Scotland is extremely lucky in having the IBMS-affiliated Scottish Quality Management Discussion Group (SQMDG), formed by biomedical scientists in 2005 for those working or interested in laboratory quality management. The SQMDG established a model offering biannual meetings and these have been a fertile learning ground. The opportunity to network and discuss our challenges has proved to be a significant support to us all. Most notably, this has supported a consistent approach within Scotland.

Regarding my own development in quality management, with experience of ISO 17025 and 15189, from discussions with colleagues, questions asked at SQMDG meetings as well as from performing Technical Assessments for UKAS, our ability to understand the concepts, the implications and the impact of the requirements is still evolving. I believe that is something to celebrate as this is the whole point of accreditation.

Reinvent the wheel?

It can be stressful and frustrating to face four days of assessment by a team of assessors. It can be just as scary for assessors, who want to be encouraging, put staff at ease, do the best job they can and not cause too much of a disruption. No one wants to feel they aren’t getting it right. We are proud, conscientious professionals trained to work to HCPC standards of proficiency. We all believe we are doing the very best we can with the resources available, so it can be shocking, to have an improvement action report with many findings. However it is worth remembering, we are all in it together, and can help each other – just ask. I’m a firm believer in not reinventing the wheel. Technical assessors performing work for UKAS must not, however, cross the line into providing consultancy. Independence and objectivity is essential and nigh on impossible when reviewing your own work, ideas or thought processes. So it can appear unhelpful when assessors are vague or wary of answering queries put to them.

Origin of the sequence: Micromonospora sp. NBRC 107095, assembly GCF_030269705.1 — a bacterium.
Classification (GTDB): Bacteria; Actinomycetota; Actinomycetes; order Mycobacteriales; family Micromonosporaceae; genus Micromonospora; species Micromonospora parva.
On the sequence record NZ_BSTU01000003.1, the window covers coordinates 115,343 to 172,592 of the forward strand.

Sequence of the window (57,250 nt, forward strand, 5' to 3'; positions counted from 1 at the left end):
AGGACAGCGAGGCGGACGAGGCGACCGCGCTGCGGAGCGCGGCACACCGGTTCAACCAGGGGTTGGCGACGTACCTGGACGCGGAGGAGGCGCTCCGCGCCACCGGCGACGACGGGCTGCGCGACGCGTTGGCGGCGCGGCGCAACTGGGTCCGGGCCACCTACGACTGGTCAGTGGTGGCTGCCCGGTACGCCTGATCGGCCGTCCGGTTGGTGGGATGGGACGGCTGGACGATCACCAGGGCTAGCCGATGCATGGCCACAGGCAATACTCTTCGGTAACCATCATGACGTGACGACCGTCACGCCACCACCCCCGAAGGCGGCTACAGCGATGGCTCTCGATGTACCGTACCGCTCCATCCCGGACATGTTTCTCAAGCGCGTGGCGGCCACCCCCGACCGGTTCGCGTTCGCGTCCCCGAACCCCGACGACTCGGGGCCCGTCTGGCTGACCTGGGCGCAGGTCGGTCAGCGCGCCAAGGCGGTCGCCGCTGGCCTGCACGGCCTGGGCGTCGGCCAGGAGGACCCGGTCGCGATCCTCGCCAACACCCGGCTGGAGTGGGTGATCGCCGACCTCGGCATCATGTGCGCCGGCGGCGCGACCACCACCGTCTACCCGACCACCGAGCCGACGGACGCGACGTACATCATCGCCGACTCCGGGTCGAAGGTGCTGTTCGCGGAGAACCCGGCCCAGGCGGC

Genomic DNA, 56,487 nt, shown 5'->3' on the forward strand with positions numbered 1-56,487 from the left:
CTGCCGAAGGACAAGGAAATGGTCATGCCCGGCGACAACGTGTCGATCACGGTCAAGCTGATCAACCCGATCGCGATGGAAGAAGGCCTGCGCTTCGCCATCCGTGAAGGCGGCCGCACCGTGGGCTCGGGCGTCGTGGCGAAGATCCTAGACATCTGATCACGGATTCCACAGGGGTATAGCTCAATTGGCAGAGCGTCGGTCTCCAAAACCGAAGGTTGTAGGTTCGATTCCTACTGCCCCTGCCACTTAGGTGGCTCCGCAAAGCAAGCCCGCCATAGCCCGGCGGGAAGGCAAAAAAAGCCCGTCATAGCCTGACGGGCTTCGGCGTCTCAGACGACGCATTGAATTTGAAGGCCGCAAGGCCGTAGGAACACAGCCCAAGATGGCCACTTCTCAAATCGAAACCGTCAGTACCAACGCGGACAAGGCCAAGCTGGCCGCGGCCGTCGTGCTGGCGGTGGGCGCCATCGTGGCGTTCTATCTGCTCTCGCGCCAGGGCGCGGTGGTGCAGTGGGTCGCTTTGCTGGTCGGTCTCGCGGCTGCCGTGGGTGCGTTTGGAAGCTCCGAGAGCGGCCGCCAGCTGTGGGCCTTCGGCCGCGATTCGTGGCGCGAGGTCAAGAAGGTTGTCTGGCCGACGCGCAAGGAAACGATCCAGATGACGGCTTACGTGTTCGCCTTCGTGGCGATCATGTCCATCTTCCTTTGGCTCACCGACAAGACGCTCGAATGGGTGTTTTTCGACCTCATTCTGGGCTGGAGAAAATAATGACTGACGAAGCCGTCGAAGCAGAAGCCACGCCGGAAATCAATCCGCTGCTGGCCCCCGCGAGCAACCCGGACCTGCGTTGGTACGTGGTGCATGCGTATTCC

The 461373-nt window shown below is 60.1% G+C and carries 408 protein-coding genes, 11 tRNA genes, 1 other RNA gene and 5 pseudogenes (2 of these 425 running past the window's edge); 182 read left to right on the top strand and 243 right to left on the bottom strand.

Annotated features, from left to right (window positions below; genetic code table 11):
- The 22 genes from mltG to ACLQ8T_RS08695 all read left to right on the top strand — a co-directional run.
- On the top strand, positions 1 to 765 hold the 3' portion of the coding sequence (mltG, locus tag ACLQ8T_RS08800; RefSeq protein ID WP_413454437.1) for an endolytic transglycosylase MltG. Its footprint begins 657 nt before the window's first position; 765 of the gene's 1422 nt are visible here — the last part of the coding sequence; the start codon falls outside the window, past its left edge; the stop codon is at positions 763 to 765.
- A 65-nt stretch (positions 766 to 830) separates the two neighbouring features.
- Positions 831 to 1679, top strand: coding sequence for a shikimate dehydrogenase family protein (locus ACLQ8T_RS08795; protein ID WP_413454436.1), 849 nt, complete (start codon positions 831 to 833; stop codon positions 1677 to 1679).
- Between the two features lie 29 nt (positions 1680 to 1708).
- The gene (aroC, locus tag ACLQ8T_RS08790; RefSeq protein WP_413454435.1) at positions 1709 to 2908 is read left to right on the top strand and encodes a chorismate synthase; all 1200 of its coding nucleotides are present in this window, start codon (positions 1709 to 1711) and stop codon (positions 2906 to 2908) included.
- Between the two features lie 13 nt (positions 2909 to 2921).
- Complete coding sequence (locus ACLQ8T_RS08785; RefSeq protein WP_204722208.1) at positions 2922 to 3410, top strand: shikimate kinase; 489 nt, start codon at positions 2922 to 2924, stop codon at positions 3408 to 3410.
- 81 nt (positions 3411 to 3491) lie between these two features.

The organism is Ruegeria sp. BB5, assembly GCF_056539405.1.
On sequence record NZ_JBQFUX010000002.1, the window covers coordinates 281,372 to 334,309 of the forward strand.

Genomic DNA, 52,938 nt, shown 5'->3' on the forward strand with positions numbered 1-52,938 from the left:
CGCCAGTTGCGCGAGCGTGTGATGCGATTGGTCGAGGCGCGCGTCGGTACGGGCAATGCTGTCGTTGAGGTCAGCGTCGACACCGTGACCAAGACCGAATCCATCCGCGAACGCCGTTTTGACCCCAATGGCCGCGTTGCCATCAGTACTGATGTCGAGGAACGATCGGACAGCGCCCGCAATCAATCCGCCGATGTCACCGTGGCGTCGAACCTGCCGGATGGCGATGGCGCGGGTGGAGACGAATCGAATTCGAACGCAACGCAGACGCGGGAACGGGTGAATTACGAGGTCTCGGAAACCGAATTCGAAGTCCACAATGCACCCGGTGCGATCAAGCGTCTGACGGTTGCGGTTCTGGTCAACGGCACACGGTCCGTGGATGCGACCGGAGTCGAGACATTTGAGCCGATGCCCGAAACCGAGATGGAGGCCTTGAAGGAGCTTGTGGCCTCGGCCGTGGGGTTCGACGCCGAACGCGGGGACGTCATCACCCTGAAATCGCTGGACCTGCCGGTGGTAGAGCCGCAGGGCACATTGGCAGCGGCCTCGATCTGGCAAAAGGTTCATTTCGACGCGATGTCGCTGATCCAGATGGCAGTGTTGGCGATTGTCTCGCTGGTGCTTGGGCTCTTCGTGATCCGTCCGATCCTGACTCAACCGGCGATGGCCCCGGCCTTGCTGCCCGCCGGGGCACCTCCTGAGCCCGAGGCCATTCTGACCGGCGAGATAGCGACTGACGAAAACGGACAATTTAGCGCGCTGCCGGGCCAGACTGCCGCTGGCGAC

Another criticism that some have is that assessors are inconsistent. Of course it happens, and is to some extent unavoidable. Some inconsistencies arise because assessors come from different backgrounds, have different key skills, experience and knowledge. They have different personalities and values, some are more pragmatic than others, some emphatic about detail, some precise and process driven others with a broader helicopter view.